A PowerSeraya spokeswoman said: 'PowerSeraya remains committed to a multi-fuel strategy to mitigate against the risk of over-reliance on a single source of energy and to ensure the delivery of reliable and affordable electricity to our customers in Singapore.'
      Reports about Pdvsa moving to phase out orimulsion production first emerged in May last year, with PowerSeraya indicating at that time it was confident that its contracted supplies would continue.
      Singapore News // Thursday, September 28, 2006
      Electricity rates to rise from next month
      Singaporeans will find themselves paying more for electricity from next month. The electricity tariff will be increased by an average of 2.3 per cent for the period from October to December this year. This translates to an increase of just under half a cent per kilowatt-hour. The reason for the increased price is the expected rise in fuel oil prices in the next quarter. The electricity tariff will be reviewed in December and adjusted accordingly in line with the fluctuation in fuel oil prices. — 938LIVE
      Voices // Friday, September 29, 2006
      Feeling powerless
      Are $80-$100 utility bills possible for 4-, 5-rm homes?
      Shrinking household but bills keep growing
      How is expected increase in fuel oil costs derived?
      Letter from Lim Boon Hee
      Letter from Mumtaz A Wahab
      Letter from Lee Hwan Meng

      I refer to the report, "Electricity rates to rise from next month" (Sept 28). It states that fuel oil prices are "expected" to rise in the next quarter and that fuel prices are adjusted every quarter.
      I read with resignation that electricity prices will again go up by 2.3 per cent from Sunday.
      But I find it hard to believe SP Services figures that show that a four-room-flat household pays only about $80 while five-roomers pay about $100 a month for their utilities.
      The utility bills cited seem to be abnormally small. I wonder how these figures were arrived at.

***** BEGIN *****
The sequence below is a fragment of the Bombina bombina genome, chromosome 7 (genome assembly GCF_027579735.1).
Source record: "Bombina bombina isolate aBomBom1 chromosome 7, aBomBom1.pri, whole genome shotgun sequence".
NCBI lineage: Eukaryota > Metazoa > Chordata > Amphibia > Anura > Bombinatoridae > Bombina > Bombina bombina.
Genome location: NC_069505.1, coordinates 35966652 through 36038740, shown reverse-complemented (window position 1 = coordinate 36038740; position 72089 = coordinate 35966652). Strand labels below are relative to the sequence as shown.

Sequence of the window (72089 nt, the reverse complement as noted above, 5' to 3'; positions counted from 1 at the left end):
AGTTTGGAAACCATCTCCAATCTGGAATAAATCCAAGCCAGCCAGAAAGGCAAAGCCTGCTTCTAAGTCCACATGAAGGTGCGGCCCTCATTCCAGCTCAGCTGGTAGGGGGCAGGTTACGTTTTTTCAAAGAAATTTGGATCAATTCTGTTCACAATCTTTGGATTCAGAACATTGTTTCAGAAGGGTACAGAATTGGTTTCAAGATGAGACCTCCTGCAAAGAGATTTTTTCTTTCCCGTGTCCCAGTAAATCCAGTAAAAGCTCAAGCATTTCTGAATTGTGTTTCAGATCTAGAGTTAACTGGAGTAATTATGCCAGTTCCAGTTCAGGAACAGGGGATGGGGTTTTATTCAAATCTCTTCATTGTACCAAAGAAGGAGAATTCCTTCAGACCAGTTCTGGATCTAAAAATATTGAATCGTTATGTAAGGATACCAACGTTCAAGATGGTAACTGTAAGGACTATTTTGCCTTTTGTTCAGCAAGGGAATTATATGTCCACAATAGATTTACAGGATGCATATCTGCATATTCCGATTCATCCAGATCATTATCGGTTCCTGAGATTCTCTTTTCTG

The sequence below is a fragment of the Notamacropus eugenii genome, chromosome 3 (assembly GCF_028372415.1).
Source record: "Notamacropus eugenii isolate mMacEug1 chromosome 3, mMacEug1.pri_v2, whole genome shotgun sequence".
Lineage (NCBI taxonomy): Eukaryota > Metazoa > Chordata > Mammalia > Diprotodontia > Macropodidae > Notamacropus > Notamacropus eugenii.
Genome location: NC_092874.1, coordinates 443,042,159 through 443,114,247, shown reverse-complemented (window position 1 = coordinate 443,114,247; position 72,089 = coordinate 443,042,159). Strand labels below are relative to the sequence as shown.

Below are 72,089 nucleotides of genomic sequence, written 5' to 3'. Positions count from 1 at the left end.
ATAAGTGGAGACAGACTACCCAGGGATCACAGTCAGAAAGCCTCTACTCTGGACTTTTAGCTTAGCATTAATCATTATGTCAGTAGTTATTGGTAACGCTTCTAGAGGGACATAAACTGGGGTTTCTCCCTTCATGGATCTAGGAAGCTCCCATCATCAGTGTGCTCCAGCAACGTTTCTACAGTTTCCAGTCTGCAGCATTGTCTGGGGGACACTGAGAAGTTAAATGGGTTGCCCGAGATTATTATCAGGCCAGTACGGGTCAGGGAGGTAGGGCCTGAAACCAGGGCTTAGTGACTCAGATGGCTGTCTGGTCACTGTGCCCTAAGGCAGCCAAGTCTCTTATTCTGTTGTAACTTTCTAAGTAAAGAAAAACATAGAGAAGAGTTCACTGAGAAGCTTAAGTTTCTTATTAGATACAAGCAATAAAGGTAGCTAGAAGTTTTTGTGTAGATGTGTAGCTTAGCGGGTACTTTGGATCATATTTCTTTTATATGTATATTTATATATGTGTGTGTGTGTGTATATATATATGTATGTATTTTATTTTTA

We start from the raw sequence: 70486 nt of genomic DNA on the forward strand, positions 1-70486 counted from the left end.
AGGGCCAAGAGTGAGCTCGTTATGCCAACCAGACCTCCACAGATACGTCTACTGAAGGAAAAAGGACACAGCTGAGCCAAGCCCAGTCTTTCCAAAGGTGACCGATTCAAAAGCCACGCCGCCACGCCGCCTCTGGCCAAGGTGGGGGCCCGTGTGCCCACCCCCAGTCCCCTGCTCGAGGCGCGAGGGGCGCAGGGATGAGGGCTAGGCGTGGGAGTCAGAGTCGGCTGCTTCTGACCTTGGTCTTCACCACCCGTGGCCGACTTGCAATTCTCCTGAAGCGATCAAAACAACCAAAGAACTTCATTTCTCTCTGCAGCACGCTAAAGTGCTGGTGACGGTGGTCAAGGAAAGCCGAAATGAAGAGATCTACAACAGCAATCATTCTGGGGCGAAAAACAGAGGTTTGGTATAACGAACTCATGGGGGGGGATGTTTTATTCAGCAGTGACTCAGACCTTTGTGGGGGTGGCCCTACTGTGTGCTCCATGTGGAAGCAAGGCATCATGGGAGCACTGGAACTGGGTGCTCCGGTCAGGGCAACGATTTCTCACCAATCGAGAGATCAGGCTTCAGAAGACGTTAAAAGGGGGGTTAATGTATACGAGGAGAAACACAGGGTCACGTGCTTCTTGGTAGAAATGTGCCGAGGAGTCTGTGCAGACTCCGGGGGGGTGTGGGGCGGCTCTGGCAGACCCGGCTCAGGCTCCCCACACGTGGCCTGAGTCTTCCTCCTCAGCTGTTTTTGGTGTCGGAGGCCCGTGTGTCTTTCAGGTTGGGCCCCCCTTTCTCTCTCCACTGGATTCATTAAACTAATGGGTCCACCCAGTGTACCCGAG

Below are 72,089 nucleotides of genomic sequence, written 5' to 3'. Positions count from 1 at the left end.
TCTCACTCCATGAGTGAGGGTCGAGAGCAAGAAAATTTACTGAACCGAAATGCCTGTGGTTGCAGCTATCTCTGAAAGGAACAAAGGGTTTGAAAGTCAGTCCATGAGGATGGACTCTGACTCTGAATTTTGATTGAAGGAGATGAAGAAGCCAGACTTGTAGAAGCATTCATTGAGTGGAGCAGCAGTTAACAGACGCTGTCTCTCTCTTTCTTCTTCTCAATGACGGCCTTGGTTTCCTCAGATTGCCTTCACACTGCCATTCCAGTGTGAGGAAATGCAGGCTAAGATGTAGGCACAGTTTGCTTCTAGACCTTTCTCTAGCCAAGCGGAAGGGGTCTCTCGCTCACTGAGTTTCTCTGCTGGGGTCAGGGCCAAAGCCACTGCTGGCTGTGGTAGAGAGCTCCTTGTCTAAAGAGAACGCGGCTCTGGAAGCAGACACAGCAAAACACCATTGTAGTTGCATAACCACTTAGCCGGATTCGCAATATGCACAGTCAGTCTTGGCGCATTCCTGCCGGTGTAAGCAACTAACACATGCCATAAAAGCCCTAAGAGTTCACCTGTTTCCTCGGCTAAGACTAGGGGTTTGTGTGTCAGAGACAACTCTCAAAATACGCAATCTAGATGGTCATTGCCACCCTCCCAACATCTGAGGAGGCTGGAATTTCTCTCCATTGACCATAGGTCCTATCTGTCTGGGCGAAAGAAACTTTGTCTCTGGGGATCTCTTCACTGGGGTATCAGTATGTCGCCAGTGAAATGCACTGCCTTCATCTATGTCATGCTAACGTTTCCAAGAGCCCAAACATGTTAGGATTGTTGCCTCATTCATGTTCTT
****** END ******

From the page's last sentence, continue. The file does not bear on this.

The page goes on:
Could the authority please explain how they derived these figures? Many of us easily pay double the figures quoted.
      We would also like to know how much interest SP Services makes from all the millions held in customers' deposits.
      Also, instead of the current monopoly, will households ever have a choice of electricity providers to enable a choice of using the most competitive one?
      I am an owner of a five-room flat in the east and have lived for the past six years in a six-member household.
      Although we are now a four-member household, consisting of a working couple and two schoolchildren, I notice the size of our utility bill is unchanged, and has even increased despite a decrease in usage.
      Most times, we notice that the bill is almost always calculated based on an estimate, which indicates the meter is not read every month.
      I think it is not fair to judge our estimated bill by the size of our flat and to base the tariffs we have to pay on this estimate.
      I have been paying about $250 to $270 a month since 1999, when we moved in, and our bill has even gone up to the $350 bracket.
      For a small family that is not always at home, this seems ridiculous.
      SP Services responded to my complaints about two years ago and sent an officer to inspect our place.
      Even though we heeded the advice to minimise our electricity usage in many ways, nothing has changed.
      Could the relevant authority look deeper into this matter? I do not think it is only my family that is affected.
      I believe a review is much needed and that bigger subsidies need to be considered for four- and five-room flat owners.
      It should not be assumed that all middle-class families can afford big bills.
      Since July, I have seen petrol stations lowering their prices more than once and international oil prices falling to a six-month low on more than one occasion.
      Perhaps the relevant authority could explain how the "expected" increase for the last quarter of this year was derived.